When we first adopted my precious, Mookie (she had that name, we kept it because I figured she was already used to it) I thought it was because she needed us. I was wrong. I was going to need her, more than I could ever imagine at the time! Even before my aneurysm, which rocked her world too, she was my buddy, nursing me through migraines when hubby was at work. She quietly crawled into bed with me when I was shaking from pain. She just understood me and I her, we "got each other" in a very odd way ,that way only an animal can. She never would come when you called her. This caused me anxiety to no end. She would stay right with you until she saw something to chase and then realized her freedom and would take herself on an adventure blissfully unaware of the busy traffic she narrowly escaped.  I was always very careful about who I left her with when we went away.  There were very few people I trusted enough to leave her in their care. The list pretty much begins and ends with my parents, two hours away.  I would also trust my Mookie loving 8 year old niece and 6 year old nephew. They were always so concerned about Mookie being on her leash and always fed her from their hands so the anxious dog would eat something, if only they weren't 3 hours away! Once, I left her with family she already knew. They lived much closer and were right on the way to our destination.  I thought since it was only an overnight ], I would survive the separation anxiety I had.  Even though they knew, I left very specific instructions about always having her on a leash outside, especially in an area she wasn't familiar with.  Upon arriving to pick her up the next day, she was in the yard running around without a leash near an extremely busy road.  Thankfully, my prayers for the weekend visit were heard and answered that day and it all turned out okay. Well,  except for my disappointment that my instructions were ignored and her safety and my sanity disregarded.  Needless to say, trust was shattered that day and I drove the extra two hours each way or my dear parents met me half way so I could go away without having to worry about my poor, dear, anxious Mook Dog.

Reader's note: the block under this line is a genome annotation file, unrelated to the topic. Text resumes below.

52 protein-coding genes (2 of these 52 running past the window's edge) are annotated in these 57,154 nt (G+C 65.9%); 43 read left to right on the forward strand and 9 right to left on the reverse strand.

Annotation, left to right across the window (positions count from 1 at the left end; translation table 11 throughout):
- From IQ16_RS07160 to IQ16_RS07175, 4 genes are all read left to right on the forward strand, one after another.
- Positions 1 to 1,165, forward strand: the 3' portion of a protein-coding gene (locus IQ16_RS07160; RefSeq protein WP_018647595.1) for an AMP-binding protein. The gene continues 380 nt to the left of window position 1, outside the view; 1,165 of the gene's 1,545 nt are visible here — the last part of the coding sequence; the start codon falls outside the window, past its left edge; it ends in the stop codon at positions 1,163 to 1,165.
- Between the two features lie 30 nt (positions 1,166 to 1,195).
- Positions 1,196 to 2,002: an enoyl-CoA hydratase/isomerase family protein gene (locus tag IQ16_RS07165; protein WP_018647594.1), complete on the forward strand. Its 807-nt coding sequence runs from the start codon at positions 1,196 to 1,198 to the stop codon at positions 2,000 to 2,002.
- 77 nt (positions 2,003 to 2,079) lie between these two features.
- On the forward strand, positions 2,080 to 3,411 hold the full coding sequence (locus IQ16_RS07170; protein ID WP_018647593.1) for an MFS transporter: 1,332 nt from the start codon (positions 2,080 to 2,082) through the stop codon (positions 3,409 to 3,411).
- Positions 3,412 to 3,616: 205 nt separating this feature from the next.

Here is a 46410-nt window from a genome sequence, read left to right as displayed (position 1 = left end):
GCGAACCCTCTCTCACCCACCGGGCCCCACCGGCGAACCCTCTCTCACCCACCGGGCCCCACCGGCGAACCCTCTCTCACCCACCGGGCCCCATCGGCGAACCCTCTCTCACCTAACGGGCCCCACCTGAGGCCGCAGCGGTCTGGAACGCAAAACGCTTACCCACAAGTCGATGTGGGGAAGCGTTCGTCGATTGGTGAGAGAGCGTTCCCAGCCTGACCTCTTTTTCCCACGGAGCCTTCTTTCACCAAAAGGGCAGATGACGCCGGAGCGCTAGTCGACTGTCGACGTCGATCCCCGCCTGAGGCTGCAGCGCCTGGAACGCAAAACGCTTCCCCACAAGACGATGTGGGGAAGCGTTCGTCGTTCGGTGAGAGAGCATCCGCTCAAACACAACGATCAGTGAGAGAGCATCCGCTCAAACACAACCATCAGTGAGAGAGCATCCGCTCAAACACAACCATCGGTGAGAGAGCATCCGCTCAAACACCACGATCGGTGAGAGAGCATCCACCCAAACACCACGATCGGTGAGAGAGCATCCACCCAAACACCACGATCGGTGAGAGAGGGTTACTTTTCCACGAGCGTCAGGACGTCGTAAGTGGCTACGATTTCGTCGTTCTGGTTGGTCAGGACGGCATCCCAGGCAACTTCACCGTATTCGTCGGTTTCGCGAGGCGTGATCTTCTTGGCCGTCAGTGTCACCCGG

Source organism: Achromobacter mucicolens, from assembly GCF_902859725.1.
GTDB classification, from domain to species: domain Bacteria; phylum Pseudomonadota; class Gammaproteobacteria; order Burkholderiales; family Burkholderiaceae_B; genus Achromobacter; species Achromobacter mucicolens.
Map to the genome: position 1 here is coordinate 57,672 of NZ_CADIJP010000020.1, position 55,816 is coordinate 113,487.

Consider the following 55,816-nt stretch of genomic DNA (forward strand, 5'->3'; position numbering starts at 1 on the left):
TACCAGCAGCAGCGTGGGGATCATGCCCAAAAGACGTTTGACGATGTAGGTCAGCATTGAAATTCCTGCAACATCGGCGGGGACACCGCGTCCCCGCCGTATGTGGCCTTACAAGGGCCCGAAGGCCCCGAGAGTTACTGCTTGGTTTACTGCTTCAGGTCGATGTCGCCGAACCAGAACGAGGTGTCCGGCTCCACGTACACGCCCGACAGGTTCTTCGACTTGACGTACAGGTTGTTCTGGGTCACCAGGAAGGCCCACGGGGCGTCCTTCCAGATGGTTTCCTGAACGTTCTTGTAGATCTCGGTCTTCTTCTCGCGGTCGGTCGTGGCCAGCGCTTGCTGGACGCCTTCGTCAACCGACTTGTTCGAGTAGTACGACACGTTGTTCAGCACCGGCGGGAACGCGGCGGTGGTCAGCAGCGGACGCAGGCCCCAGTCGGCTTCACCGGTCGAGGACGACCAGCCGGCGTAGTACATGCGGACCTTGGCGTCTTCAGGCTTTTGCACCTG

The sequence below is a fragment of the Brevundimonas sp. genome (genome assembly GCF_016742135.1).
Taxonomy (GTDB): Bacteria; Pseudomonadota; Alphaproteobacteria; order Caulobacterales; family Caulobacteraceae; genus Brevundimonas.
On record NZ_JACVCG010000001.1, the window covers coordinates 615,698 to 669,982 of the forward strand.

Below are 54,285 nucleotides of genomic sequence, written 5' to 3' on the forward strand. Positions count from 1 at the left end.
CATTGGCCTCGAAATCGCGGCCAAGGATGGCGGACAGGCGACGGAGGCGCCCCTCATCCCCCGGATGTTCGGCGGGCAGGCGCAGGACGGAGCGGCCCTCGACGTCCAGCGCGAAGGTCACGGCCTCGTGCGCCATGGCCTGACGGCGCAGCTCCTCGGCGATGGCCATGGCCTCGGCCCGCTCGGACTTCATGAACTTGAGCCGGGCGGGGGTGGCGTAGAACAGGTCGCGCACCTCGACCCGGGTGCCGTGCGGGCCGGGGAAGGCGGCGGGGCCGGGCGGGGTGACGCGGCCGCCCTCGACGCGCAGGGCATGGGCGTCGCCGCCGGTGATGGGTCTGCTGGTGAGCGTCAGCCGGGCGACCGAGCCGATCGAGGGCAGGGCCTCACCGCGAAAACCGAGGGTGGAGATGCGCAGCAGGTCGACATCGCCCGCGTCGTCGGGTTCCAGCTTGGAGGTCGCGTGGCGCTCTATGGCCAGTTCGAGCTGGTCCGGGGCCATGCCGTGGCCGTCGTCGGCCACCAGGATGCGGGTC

To this day hubs says he has never been more jealous and so happy at the same time as when I woke up after my aneurysm and the first thing I asked was if he fed Mookie.  Now, my hubs did things no man married for 2.5 years and in his 20s should have to do for his wife. Unfortunately, my memory of that time simply doesn't exist BUT I will never forget the moment when we had just brought Mookie home from the vet after seizures in 2015 and instead of sticking to the ridiculous notion that ,"she was a dog, and I was ridiculous." He picked her up and carried her down the stairs that night. I snapped a picture of the moment, I was so touched!
Her face is saying, "this is silly, I can totally do it myself."
My motivation for learning to walk again? Mookie loved walks, it was her very favorite thing. She needed me to walk again! After I came home she learned many new ways to tell me what she needed or found it on her own. You know, like there is always water in the toilet if you run out! So, at the equivalent of being almost 105 years old in human years here are a few lessons Mookie has left us with. And, thank you to everyone for loving me and for the cards and gifts.  I simply couldn't include them all and was too distraught to take a picture of everything!

Flowers from dear friemds that arrived not even 5 minutes after hubs left to go to the vet!

* Take a walk every day!
* Don`t live to please other people
* Always be ready for a little adventure
* Be loyal to those who truly love you and ignore your critics
* Be pleasantly persistent if you need something or find a way to help yourself
* Cherish every day you are given
Gift from dear friends that sums her up perfectly!
* Recover like a fighter
* PTSD is real!
* Be cautious who you call friends
* It's okay to take more than one nap in a day
* Clean up after the cook and you will always be fed
Plaque from neighbors that will go in a "Mookie memorial rock garden" in the spring!